|Topic Review (Newest First)|
|10-11-2012 03:43 AM|
Sorry I was weighing corrosion resistance and density.
I was thinking condenser fins on cars and not electrical circuits/plumbing.
It would be good if not connected to copper (so plastic pumps are ideal)
I found this to be interesting:
|10-09-2012 06:14 PM|
Copper is both more expensive and a better conductor. Second only to Silver.
Originally Posted by nalu86 View Post
Aluminum has about half of the EC of copper and just over half of the thermal conductivity.
Gold seems to be used on some things because it resists oxidation.
|10-09-2012 04:33 PM|
copper is 3-6x more expensive than aluminum...
And copper is one of the best conductors, that why they use it for electricity, and heating elements. The best conductor is gold, but that's to expensive to use.
|10-09-2012 12:40 PM|
or is aluminum conduit just more expensive than copper due to manufacturing issues? I'm just curious.
|10-09-2012 12:22 PM|
|redza||Thanks for the response guys. Really appreciate it. really answers all my questions!|
|10-09-2012 04:16 AM|
|mistergreen||Yes, saltwater and acidic water will corrode the copper but safe for fairly neutral freshwater. Nor worries for those SSS shrimps.|
|10-09-2012 03:47 AM|
|AVN||Meant to say that I agreed, and realized I was only referring to the oxidation that occurred between salt water and copper pipes. Freshwater and copper obviously has no ill effects, so long as the minerals in the water don't react over time with copper.|
|10-09-2012 03:42 AM|
I used to manage the thousand gallon public aquarium at my community college campus (OCC) and we deal mainly with saltwater.
Copper is forbidden for any piping in our building because we've had mass die-offs when we unknowingly put copper piping in our automatic top-off system.
So much hated is this metal that when the building was first built and designed, one marine biologist Professor Dennis Kelly decided to stand by and watch them install all the copper piping for the building before telling them that it was in their contract to avoid metals like copper. Needless to say they had to redo all the piping and we had to hear about it during class.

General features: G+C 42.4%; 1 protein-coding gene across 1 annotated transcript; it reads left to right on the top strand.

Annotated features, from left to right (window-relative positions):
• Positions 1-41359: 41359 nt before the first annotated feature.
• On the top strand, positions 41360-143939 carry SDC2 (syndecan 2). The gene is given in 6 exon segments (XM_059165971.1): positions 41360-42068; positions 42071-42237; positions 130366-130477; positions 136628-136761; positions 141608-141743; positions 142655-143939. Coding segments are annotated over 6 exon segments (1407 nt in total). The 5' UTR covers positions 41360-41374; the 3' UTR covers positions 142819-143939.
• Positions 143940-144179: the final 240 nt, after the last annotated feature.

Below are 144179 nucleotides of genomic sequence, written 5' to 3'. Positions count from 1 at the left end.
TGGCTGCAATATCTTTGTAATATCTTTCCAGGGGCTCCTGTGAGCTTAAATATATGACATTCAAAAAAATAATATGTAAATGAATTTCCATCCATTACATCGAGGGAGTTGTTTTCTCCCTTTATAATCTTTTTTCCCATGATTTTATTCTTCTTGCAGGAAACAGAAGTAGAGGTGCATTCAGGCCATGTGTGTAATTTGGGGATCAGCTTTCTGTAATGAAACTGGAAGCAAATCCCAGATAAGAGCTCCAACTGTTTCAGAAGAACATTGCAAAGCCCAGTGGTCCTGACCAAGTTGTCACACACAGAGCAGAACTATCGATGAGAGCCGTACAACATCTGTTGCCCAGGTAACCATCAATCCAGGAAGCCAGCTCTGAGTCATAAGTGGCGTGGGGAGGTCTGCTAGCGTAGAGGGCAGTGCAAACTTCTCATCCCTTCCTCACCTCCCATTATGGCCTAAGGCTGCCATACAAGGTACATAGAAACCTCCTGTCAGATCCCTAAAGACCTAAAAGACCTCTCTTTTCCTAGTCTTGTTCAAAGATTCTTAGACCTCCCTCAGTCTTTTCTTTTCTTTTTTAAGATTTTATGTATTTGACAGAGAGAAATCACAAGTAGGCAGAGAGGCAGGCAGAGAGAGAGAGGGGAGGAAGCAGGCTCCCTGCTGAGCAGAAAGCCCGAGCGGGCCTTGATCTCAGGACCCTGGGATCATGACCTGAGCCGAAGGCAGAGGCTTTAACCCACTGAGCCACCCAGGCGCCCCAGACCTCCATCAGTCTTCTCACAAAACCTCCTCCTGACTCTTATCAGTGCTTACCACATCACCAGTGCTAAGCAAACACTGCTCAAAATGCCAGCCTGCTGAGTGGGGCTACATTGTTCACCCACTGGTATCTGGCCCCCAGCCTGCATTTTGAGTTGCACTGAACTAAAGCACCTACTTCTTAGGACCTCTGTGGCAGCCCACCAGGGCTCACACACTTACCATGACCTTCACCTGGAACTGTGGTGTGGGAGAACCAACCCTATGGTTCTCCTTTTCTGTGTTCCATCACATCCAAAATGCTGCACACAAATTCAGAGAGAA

Then came a huge lecture about what to use and what not to do when it comes to system water. You won't begin to believe the amount of [censored][censored][censored][censored] you're not allowed to use in the water.
|10-09-2012 03:24 AM|
Originally Posted by longbeach View Post
People don't seem to understand that when we talk about copper toxicity were talking about excessive copper dosing or copper based meds. Incidental copper isn't relevant.
|10-09-2012 12:59 AM|
|longbeach||My house was built in the 50's.... copper pipes....never have had a problem. Keeping OEBT's, TT's, CRS, CBS and mischlings all is and has been ok. I think new copper pipes need to "age". Anyway I would worry about copper except in new pipes or hardware.|
|10-09-2012 12:01 AM|
Try aluminum conduit, aluminum oxide doesn't scale off like copper's.
Aluminum is actually the best conductor, copper is the cheapest conductor.
|10-08-2012 09:43 PM|
|HD Blazingwolf||im all copper as well, so is my water heater fish and shrimp are fine, algae doesn't die on water change day either|
|10-08-2012 09:36 PM|
Originally Posted by AVN View Post
The fact is copper piping oxidizes and DOESN'T leach copper into water.
|10-08-2012 08:37 PM|
Friendly reminder that water that flows through copper pipes has the potential to wipe out shrimp/sensitive fish ecosystems.
Doesn't matter what copper it is, if it's oxidized or what. It will leach trace elements into the water which will then kill off your entire tank of Grade SSS Red Crystal Shrimp.
Oh the horror stories...
|10-08-2012 03:42 PM|
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